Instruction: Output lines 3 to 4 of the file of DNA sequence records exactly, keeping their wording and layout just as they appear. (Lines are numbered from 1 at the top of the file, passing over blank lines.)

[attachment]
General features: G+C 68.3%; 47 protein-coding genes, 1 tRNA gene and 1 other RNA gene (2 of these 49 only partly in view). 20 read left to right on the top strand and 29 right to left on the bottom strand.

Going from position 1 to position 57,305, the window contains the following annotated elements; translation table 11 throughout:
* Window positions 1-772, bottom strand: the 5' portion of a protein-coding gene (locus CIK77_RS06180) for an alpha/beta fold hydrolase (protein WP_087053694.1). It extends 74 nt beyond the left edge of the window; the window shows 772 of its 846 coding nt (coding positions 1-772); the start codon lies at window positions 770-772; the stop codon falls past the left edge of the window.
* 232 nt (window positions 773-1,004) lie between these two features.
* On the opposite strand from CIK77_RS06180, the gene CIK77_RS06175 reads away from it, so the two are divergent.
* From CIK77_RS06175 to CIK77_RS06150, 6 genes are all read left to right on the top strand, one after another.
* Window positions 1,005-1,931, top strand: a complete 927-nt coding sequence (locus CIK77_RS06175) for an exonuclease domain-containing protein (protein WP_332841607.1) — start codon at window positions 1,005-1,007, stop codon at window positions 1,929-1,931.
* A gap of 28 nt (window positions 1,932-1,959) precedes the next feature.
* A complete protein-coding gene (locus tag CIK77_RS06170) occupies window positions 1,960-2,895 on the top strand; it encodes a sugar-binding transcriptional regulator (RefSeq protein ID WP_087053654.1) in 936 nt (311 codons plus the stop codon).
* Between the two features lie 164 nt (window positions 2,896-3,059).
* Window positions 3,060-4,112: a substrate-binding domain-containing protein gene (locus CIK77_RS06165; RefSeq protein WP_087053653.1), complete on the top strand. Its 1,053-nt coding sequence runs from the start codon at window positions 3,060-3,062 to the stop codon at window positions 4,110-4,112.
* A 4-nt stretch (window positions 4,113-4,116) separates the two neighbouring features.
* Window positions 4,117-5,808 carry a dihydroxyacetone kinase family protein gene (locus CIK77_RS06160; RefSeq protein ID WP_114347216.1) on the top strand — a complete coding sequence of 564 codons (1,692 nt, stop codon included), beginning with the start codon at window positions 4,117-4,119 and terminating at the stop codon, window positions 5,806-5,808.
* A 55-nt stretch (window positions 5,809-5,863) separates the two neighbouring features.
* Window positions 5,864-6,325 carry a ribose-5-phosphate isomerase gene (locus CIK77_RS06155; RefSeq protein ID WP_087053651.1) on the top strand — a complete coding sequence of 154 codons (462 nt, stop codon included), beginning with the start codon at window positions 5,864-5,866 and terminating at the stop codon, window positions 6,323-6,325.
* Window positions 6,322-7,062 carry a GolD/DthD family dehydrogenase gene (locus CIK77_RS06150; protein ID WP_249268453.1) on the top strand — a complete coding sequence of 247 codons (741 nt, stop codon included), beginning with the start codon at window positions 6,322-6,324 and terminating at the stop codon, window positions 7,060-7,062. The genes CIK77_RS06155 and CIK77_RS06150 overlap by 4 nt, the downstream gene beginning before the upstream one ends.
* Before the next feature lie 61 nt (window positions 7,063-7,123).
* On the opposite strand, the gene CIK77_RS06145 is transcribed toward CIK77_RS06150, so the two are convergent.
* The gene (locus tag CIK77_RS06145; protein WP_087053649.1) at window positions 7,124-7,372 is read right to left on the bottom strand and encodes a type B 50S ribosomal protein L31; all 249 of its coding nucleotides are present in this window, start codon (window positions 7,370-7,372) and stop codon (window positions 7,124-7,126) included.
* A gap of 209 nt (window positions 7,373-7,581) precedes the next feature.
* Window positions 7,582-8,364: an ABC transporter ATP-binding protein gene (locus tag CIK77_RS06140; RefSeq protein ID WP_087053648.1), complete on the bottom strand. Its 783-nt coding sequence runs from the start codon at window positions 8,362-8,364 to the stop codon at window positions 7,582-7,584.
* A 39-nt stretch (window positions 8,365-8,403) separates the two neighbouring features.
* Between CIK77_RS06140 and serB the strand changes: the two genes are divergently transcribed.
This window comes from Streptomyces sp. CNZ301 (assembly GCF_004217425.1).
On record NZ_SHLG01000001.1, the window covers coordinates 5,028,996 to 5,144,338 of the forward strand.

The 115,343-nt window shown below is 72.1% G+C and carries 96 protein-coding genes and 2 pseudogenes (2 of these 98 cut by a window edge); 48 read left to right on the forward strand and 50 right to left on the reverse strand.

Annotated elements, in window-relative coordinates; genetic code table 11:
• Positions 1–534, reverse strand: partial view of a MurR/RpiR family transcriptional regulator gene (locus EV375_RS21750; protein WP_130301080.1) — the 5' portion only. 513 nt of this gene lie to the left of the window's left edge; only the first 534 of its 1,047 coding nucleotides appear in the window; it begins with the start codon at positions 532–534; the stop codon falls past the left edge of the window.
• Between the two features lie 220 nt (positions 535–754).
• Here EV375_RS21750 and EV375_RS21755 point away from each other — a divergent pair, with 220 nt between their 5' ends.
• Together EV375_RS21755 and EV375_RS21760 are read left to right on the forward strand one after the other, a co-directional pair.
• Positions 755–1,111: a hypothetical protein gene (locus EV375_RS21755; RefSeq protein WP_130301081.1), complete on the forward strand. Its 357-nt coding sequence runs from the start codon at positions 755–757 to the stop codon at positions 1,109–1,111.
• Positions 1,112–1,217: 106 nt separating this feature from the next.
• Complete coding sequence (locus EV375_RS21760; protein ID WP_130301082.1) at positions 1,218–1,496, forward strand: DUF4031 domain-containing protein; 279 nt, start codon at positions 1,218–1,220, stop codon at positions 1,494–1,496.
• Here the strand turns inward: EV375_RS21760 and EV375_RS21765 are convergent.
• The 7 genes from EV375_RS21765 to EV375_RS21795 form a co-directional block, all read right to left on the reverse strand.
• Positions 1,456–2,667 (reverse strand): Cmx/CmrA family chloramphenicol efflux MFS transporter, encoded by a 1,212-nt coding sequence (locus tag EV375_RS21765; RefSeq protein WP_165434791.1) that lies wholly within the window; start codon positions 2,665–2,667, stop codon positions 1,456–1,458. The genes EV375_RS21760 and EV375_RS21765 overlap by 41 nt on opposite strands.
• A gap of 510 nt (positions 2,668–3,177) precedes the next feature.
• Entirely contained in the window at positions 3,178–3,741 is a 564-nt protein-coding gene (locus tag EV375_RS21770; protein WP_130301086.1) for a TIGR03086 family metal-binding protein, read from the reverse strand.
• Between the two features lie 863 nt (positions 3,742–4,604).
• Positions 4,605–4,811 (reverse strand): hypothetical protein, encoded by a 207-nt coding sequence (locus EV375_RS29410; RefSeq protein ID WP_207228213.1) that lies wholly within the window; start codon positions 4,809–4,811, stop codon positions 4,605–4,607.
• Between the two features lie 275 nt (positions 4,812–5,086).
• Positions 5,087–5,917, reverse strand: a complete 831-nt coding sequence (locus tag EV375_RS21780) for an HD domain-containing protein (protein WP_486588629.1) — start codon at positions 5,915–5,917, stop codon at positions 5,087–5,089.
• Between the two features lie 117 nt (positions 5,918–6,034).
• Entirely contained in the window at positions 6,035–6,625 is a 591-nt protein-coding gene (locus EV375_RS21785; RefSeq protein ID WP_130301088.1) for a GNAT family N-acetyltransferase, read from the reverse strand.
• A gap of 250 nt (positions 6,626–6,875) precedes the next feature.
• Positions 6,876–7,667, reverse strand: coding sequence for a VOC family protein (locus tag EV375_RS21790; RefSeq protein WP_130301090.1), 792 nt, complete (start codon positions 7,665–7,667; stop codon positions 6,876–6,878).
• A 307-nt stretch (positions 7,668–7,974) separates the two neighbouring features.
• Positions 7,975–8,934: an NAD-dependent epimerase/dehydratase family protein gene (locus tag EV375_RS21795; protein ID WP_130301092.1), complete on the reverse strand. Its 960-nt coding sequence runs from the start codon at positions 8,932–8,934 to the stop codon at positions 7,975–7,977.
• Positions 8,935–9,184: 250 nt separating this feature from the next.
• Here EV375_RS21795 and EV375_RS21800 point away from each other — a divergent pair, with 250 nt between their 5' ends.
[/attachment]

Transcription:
* Window positions 1-772, bottom strand: the 5' portion of a protein-coding gene (locus CIK77_RS06180) for an alpha/beta fold hydrolase (protein WP_087053694.1). It extends 74 nt beyond the left edge of the window; the window shows 772 of its 846 coding nt (coding positions 1-772); the start codon lies at window positions 770-772; the stop codon falls past the left edge of the window.
* 232 nt (window positions 773-1,004) lie between these two features.